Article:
Before leaving on this trip, I was hoping that I’d get far enough north to see a white sided dolphin. I’ve never seen one. Ever since I started sailing, I wanted to have the experience of seeing a dolphin ride my bow wake, an experience that sailors so often write about. As I passed along the southern length of Stuart Island, I heard a splash that made me raise my head. “Huh, I wonder what that was.” After two or three more splashes I walked around the boat to see what was making the noise.A single, lone dolphin was riding my bow wake and hitching a free ride. He stuck with me for about three miles. Our eyes met on several occasions. At one point I laid down on the bow and stuck my hand in the water. He approached to within two feet and watched me wiggle my fingers at him. He had several scars on his body, two nicks on his back and a deep scar above his right eye. I knew this last scar had been made by a propeller from watching whale documentaries with naturalist and friend Katie Jones. It had been deep, but was old and well healed.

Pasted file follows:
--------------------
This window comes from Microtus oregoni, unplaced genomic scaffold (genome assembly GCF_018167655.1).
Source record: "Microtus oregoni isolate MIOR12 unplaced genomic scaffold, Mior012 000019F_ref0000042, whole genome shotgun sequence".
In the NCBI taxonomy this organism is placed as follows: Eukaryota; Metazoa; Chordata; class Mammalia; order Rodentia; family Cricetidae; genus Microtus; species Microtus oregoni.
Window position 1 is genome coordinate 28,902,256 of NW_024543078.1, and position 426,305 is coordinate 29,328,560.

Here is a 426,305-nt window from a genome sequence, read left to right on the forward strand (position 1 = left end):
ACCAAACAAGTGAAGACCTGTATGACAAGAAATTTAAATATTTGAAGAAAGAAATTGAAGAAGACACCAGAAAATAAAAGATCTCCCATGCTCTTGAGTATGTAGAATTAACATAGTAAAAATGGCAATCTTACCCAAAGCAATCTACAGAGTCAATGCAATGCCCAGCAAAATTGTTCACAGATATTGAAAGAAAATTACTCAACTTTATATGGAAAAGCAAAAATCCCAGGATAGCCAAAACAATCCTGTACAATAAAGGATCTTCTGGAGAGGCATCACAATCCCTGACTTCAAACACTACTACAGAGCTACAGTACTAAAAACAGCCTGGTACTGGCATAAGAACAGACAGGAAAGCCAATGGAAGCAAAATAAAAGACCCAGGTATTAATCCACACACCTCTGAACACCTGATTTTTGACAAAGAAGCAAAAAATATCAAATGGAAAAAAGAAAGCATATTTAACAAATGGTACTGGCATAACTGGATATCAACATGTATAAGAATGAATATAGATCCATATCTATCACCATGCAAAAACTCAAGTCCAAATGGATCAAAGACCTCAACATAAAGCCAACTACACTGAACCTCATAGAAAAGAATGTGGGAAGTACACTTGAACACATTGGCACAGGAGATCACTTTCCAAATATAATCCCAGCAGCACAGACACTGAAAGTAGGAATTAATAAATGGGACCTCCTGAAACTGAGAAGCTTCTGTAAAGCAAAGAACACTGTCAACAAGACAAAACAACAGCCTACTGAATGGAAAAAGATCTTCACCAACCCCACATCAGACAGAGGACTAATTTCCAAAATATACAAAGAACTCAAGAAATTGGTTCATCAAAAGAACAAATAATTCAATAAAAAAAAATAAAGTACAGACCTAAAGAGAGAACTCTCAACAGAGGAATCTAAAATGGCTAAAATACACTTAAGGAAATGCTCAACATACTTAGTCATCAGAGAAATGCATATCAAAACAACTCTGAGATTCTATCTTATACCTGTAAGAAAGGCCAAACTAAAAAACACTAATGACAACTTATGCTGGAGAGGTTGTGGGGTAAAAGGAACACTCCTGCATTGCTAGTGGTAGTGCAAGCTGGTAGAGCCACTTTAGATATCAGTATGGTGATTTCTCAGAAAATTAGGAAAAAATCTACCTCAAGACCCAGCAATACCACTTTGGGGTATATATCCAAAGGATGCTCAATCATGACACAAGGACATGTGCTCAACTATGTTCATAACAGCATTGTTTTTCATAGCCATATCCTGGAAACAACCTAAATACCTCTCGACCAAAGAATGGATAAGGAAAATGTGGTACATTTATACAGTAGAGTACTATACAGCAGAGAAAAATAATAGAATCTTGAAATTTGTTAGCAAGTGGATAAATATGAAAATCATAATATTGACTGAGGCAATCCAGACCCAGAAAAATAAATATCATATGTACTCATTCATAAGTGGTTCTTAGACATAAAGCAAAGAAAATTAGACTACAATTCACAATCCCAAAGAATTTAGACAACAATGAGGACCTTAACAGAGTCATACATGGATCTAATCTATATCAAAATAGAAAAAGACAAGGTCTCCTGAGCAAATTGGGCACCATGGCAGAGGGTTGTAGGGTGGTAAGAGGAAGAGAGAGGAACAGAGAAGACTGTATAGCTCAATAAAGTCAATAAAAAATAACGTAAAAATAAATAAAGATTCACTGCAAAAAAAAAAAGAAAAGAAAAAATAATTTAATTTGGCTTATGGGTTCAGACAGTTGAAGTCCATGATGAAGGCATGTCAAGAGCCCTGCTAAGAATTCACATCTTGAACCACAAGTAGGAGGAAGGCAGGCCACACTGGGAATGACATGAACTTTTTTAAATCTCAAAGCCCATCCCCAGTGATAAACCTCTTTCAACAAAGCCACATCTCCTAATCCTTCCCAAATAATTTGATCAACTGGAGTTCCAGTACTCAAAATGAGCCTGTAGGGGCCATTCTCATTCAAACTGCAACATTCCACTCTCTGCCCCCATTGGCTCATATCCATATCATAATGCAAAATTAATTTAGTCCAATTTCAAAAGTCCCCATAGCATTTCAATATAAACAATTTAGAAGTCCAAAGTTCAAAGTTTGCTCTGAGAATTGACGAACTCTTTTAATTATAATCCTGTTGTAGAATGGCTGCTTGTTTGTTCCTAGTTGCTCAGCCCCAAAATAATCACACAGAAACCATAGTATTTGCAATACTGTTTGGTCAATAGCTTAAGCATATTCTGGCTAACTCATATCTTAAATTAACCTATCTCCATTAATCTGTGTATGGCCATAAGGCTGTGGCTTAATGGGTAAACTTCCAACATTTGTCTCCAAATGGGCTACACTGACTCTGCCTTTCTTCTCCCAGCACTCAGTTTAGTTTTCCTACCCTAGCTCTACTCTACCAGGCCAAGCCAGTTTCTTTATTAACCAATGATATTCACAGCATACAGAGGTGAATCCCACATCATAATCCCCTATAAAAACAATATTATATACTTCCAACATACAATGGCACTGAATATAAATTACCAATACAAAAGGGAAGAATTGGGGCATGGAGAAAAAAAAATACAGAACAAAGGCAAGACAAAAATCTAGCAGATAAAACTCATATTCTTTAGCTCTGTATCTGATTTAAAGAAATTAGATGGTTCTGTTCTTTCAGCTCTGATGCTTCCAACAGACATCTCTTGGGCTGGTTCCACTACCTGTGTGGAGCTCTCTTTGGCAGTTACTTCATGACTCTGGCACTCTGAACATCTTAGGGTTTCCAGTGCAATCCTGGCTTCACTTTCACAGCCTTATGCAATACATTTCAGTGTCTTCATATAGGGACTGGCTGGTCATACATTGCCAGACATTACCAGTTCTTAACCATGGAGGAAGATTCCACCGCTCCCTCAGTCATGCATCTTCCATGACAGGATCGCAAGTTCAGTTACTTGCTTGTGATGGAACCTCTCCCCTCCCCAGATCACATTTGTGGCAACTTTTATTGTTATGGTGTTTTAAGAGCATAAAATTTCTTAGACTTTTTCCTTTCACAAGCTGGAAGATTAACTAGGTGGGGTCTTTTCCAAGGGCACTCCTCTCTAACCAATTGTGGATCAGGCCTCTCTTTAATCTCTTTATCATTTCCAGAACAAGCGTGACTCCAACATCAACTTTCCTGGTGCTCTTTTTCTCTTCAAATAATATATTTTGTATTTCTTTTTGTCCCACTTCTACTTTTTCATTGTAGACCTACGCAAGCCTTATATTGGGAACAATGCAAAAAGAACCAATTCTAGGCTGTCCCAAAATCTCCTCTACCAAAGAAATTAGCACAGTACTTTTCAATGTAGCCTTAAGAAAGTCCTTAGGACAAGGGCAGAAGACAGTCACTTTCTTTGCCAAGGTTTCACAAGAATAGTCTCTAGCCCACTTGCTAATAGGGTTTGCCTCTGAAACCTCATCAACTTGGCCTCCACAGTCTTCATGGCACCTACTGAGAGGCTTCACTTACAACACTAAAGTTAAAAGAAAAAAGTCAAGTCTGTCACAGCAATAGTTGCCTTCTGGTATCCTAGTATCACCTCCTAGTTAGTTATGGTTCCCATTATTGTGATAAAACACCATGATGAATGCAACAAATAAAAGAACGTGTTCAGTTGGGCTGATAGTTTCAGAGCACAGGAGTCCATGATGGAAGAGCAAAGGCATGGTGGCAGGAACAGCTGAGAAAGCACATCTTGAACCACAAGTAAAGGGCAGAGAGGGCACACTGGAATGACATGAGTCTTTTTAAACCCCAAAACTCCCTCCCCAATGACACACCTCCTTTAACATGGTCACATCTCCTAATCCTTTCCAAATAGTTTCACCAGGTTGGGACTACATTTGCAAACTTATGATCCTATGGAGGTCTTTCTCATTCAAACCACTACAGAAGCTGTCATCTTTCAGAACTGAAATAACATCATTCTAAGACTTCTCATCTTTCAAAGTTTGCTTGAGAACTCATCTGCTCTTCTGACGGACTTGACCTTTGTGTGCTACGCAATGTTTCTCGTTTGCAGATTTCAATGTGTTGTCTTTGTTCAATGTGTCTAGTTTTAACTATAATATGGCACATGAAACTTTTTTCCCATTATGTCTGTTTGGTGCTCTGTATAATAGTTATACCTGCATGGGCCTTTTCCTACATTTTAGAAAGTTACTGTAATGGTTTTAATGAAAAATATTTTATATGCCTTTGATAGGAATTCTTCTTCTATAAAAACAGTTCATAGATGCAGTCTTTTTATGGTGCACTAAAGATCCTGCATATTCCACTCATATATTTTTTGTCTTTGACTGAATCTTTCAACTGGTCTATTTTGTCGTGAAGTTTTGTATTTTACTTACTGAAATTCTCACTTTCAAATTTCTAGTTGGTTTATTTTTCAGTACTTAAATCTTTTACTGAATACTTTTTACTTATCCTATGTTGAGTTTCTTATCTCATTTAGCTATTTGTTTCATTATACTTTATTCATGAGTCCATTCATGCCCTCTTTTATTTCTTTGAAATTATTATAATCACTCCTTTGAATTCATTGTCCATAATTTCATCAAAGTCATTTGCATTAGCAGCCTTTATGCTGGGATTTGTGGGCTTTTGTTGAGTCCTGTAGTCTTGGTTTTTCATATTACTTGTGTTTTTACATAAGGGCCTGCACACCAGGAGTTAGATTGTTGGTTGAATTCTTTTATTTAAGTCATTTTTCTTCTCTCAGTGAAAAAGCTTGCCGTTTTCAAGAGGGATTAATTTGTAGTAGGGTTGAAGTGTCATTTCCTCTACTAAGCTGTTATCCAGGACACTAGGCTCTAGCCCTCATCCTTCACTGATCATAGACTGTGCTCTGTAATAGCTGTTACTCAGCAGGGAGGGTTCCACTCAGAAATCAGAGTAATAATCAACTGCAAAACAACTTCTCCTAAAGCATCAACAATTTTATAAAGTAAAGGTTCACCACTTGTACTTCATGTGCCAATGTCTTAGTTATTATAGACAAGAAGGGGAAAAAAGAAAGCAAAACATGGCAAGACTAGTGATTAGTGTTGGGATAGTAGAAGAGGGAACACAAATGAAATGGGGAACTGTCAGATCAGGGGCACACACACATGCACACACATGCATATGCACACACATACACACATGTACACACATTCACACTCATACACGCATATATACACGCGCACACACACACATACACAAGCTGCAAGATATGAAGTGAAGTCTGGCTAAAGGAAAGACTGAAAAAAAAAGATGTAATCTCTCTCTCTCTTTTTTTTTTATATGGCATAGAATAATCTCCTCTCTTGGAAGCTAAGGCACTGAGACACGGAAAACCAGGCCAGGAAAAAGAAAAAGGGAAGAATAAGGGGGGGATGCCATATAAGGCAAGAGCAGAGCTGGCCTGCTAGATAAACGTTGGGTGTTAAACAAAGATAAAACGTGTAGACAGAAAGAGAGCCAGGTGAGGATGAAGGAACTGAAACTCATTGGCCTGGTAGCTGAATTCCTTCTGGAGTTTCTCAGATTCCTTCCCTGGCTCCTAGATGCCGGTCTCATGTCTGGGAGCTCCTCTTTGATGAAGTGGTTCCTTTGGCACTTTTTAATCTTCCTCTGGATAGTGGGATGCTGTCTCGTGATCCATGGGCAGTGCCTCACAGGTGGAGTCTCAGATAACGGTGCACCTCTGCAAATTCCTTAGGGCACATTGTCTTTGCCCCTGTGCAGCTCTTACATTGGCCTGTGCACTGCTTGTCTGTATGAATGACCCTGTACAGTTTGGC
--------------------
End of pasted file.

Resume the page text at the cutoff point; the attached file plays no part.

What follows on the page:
As I moved around the boat, he jumped around, presumably taking note of my changing location. Just a little south of Stuart Island, he stealthily drifted away. To get this personal escort across the border rang of synchronicity. A final sendoff, as if to say “Come back soon, all of this beauty will be waiting for you. And by the way, you are exactly where you are supposed to be right now.”
I do not believe in god, but I continually see evidence of synchronicity in the islands. I suspect it is an unknown force, similar to quantum entanglement, that we simply do not understand yet. I do however believe in an inherent benevolence among all life forms. But whatever it is, moments like these bring tears of joy to my eyes.
Checking in at Roche Harbor was painless and quick. I tied up at Roche Harbor marina and charged my batteries as I contemplated docking for the night or continuing further south. The winds were building and I had aspirations of sailing south along the western edge of San Juan Island. I’ve never sailed that route and it’s the most likely route to see Orca whales. I dropped anchor in Garrison Bay, facing the legendary English Camp of the Pig War that settled the border between US and Canada. I plan to sail south tomorrow if the winds pick up again like they did this afternoon.